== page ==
I recently received a question from a smart, young emerging leader for whom I see only great things. Her question: Do you think that the nonprofit and foundations community has gotten into a habit of congratulating itself at conferences, symposiums, and other events? I was immediately reminded of a foundation’s advertisement that runs only at certain times of year. The advertisement intentionally makes it sound as if the foundation is responsible for the accomplishments of the nonprofits it funds, and that it is directly helping the homeless, providing the arts education, doing the youth development, etc. It is a very misleading ad, for anyone who doesn’t know the foundation, but, I am sure, quite successful in raising money—its whole purpose.
But that is not where this young, emerging leader was going with her question. Just having returned from a conference, she was reflecting on the amount of self-congratulatory, self-aggrandizing and self-praising that went on at this conference and so many of the others which she has recently attended. She is seeing too much “bow-taking” for her own comfort. And I am right there with her, for several reasons.
First, for those working at nonprofits and foundations, it is our job to do the work that we do. Should we really be patting ourselves on our backs? Recently, I was on a panel talking about strategic planning; a women in the audience asked whether staff who participate in the planning process by attending retreats or focus groups or any special meetings related to the process should be thanked in some way. Before a panelist could respond, a man in the audience harrumphed and said, “It’s part of their job.” The women told me later that she was quite offended by both the tone and content of his response. Here, too, I concur: just because something is part of a person’s job doesn’t mean she can’t be thanked for doing it, doing it well, doing it with a little extra something. But there is a huge difference between being thanked by a supervisor or a colleague and thanking oneself! Just to be clear, my complaint here is not about giving praise, as there is a great need for praise, thanks and the giving of kudos—even when it is part of a person’s job; but it should come from others, not from oneself, and unless so advertised, self-congratulations should not be the focus of educational gatherings.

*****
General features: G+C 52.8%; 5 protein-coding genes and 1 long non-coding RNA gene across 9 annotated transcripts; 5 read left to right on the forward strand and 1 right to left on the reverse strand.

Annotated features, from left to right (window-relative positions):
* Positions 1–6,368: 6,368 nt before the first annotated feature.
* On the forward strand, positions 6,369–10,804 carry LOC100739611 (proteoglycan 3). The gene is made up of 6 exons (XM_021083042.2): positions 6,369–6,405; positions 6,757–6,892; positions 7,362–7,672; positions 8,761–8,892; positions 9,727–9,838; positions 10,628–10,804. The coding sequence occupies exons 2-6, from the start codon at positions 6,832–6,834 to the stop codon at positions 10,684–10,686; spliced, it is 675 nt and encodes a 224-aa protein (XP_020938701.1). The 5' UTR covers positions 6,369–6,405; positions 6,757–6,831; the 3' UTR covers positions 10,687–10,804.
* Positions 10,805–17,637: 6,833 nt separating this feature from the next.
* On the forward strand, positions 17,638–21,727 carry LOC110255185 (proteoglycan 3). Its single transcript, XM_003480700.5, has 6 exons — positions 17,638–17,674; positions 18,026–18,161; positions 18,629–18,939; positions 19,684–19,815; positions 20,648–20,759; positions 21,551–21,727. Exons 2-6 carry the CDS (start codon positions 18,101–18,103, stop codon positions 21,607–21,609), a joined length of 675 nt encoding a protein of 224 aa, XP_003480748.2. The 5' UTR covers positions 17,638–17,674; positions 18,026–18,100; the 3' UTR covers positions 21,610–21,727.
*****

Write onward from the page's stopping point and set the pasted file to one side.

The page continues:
We who work in the nonprofit sector—be it as a funder or as one who receives the funding—do so, for the most part, by choice and because we love the mission for which we work. Our thanks are seeing that mission fulfilled. Should we be extending self-congratulations more than the for-profit employee should thank herself for receiving her paycheck every two weeks?
Second, it is very different to share how you are being successful than to share the simple fact that you are successful. And this is the difference that my young colleague is seeing. I stopped going to conferences a long time ago unless it was necessary for political reasons or I knew I would learn about the how and why of things. Hearing others tell me how great they are, how much good work they do, how successful they are, without being able to give me the data that show a) how they know they are great and successful and b) how their model of doing things leads to greater success than another model is a waste of serious people’s time and doesn’t advance the work of the sector one iota.
Third, as my young colleague pointed out, it is a limited, at best, and closed, at worst, circle that attend these events to sing their own praises. These gatherings are for senior managers and leaders and not for the on-the ground service deliverer who is back “in the trenches” making sure all that good work happens.
It is, no doubt, that underpaid, undervalued, underappreciated direct service worker who really deserves the praise and kudos and who, most likely, gets it all too infrequently. Rather than spend all the money on convening a symposium to self-aggrandize or attending a conference to say how good you are, perhaps more money and professional development ought be showered on those who do the work that allows for the senior leaders to heap themselves with praise?
As my young friend said, if the purpose of our sector is to serve the underserved and enrich our communities, and we do so most often with money gotten in exchange for that promise of serving the underserved and enriching our communities, ought we not be spending money on making that the reality? Spending money to share the research that shows how we can be (more) successful at doing so? Spending money to make us all be better at doing good in the future rather than congratulating ourselves for (theoretical) good done in the past?
It was her closing comment that really hits the nail on the head, and so I will close with her words: “I understand the value from a fundraising or marketing perspective, but to me it’s getting a bit obscene and at the least, distracting—well, let’s be honest—just stupid and definitely diametrically opposed to the values we purport.”
Just where did we leave those values?